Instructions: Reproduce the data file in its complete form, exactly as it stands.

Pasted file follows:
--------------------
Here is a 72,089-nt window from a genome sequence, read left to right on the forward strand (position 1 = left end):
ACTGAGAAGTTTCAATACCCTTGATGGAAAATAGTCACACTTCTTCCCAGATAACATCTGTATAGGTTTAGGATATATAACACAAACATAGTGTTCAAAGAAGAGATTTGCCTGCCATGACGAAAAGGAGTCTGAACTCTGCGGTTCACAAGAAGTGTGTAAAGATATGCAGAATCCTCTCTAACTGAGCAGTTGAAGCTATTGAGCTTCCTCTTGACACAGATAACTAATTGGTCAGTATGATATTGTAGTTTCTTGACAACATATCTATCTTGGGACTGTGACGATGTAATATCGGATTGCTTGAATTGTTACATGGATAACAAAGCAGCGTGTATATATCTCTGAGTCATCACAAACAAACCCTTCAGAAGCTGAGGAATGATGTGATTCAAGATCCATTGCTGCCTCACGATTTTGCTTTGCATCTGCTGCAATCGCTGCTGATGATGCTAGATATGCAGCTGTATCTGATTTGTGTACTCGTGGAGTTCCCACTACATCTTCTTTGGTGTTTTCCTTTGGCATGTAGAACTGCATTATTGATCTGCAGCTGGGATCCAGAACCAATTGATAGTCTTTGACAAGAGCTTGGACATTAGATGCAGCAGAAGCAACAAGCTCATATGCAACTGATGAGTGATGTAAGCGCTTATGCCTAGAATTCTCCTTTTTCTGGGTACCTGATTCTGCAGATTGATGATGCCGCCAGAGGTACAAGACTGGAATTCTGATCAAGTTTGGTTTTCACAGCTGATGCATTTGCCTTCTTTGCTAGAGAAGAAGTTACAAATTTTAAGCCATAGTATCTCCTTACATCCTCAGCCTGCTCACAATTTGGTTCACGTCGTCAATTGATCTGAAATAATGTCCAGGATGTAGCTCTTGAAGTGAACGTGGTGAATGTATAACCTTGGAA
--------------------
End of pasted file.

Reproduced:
Here is a 72,089-nt window from a genome sequence, read left to right on the forward strand (position 1 = left end):
ACTGAGAAGTTTCAATACCCTTGATGGAAAATAGTCACACTTCTTCCCAGATAACATCTGTATAGGTTTAGGATATATAACACAAACATAGTGTTCAAAGAAGAGATTTGCCTGCCATGACGAAAAGGAGTCTGAACTCTGCGGTTCACAAGAAGTGTGTAAAGATATGCAGAATCCTCTCTAACTGAGCAGTTGAAGCTATTGAGCTTCCTCTTGACACAGATAACTAATTGGTCAGTATGATATTGTAGTTTCTTGACAACATATCTATCTTGGGACTGTGACGATGTAATATCGGATTGCTTGAATTGTTACATGGATAACAAAGCAGCGTGTATATATCTCTGAGTCATCACAAACAAACCCTTCAGAAGCTGAGGAATGATGTGATTCAAGATCCATTGCTGCCTCACGATTTTGCTTTGCATCTGCTGCAATCGCTGCTGATGATGCTAGATATGCAGCTGTATCTGATTTGTGTACTCGTGGAGTTCCCACTACATCTTCTTTGGTGTTTTCCTTTGGCATGTAGAACTGCATTATTGATCTGCAGCTGGGATCCAGAACCAATTGATAGTCTTTGACAAGAGCTTGGACATTAGATGCAGCAGAAGCAACAAGCTCATATGCAACTGATGAGTGATGTAAGCGCTTATGCCTAGAATTCTCCTTTTTCTGGGTACCTGATTCTGCAGATTGATGATGCCGCCAGAGGTACAAGACTGGAATTCTGATCAAGTTTGGTTTTCACAGCTGATGCATTTGCCTTCTTTGCTAGAGAAGAAGTTACAAATTTTAAGCCATAGTATCTCCTTACATCCTCAGCCTGCTCACAATTTGGTTCACGTCGTCAATTGATCTGAAATAATGTCCAGGATGTAGCTCTTGAAGTGAACGTGGTGAATGTATAACCTTGGAA